I almost forgot. What truly fascinates me about the NLM statement is to wonder how typical it is, not just of fundamentalists but of evangelical protestants in general. And I wonder how many of my assumptions are valid about the social-congregational factors at the root of their statement, and at the root of their assumptions and their context (ie, Bible before God)...

Here's what I'd like to know:

What does their creed tell us about the state of simple, misinformed believers "out there"? And how can understanding them better help christian scholars do work [perhaps on the side] that might inspire and encourage such folks while also correcting their inaccuracies?

Of course, that's assuming such a task is even possible! :)

At 6/13/2008 1:44 AM, Anonymous Ranger said...

"Of course, that's assuming such a task is even possible!"

First, I think your tone toward the average believer is overly negative (probably unintentionally). I think it's presumptuous to assume that we are the "informed" and they are the "uninformed." Sure, in some areas that is the case, but overall I think scholars have a lot to learn from the "simple" believers "out there." And I think what we learn will be helpful to our task as scholars.

As such, I not only assume the task is possible, but think more scholars should be working toward this end. If we truly believe that they are misinformed and that we as scholars are also called to minister then it should be our task, and not merely "on the side."

At 6/13/2008 12:37 PM, Anonymous scott gray said...

it's just a rehashing of an old form. there's nothing new here. it draws lines in the sand to determine who's in and who's out.

what if a creed actually called someone to do something? what if a creed were more functionally tied to one's orthopraxy? what if the sermon on the mount was what we 'believe?' 'i believe the meek are blessed, and that they will inherit the earth.' credds about belief like this only help separate things: groups from each other, individuals from each other, orthopraxy from orthodoxy.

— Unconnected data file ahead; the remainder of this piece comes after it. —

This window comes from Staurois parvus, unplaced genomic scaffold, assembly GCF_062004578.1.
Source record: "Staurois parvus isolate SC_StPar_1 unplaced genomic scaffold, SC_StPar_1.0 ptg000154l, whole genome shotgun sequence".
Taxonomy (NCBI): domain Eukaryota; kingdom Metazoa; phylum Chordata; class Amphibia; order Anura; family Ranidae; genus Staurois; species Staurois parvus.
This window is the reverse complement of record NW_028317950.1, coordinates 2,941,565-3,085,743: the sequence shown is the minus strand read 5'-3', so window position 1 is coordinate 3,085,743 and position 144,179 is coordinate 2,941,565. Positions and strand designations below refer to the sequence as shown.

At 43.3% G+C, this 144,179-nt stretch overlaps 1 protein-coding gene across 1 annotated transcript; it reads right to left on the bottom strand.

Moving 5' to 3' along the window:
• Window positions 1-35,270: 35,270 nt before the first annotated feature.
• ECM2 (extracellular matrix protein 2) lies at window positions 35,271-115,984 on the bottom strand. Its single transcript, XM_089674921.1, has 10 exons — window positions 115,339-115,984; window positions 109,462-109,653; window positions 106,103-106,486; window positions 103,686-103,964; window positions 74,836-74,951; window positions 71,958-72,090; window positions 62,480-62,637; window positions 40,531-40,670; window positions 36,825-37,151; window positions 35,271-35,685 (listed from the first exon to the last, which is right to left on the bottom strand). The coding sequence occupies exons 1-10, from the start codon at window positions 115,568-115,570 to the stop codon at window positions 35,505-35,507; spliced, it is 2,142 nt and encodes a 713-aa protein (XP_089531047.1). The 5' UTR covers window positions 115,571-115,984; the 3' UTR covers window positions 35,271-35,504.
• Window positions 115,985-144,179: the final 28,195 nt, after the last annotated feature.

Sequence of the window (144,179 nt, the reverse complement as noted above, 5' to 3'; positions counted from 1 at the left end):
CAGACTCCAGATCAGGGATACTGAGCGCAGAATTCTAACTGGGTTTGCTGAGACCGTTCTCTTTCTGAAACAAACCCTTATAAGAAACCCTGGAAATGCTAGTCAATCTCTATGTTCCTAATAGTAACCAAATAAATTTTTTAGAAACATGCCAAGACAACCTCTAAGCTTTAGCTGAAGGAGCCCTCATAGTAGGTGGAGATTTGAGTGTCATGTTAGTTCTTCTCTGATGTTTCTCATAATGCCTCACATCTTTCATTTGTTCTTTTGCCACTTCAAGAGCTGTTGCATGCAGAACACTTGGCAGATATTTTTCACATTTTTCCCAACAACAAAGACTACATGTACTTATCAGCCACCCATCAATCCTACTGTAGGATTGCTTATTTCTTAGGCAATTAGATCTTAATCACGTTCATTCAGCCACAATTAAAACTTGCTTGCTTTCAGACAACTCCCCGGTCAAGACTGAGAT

At 6/13/2008 11:23 PM, Anonymous Chris Tilling said...

Thanks to you all for your helpful and informative comments,
Except the stupid ones, of course! ;-)
Hi Jason,
That is a great point. I would say that a creed is not a statement of method but precisely what it claims to be, a statement of faith, and therefore God must come first. Plus, the whole question of sources of knowledge can be further extended back to God. We don't know God because of the bible, but because of God's grace in Christ. Of course, the bible is the text sanctified to give us access to this Christ, but we can read the bible and not hear God's voice, as Jesus said in John.

That said, your point is certainly taken.

Hi Drew,
"The verbally inspired stuff is just heretical"

Isn't that a bit too hard? It may be in error, but heresy?

I suppose it depends what we mean by heresy.

"if one is to take an infallibilist position with Scripture, why make all of these other propositions that are not in the Bible as written?"

Amen! Well put.

Hi Dougie,
"or is part 3 gonna be CTRVHM's infallible statement of faith"
Now that is a good idea!!

Hi Shane,
I couldn’t help but feel that you are exercising a hermeneutic of blind love! Perhaps I am being too hard, granted, but I don’t think I was pedantic on the ‘in’ / ‘that’ issue. And while statements of faith are not meant to represent a complete theology, let’s try get the bit we present correct as possible! So whether ‘mashing together of texts is somewhat inevitable in a doctrinal statement’ is not the question, but whether it is appropriate. As I mentioned above, too, a statement of faith should be precisely that, a statement of faith, not methodology.

Hi Scott,

“what if a creed actually called someone to do something?”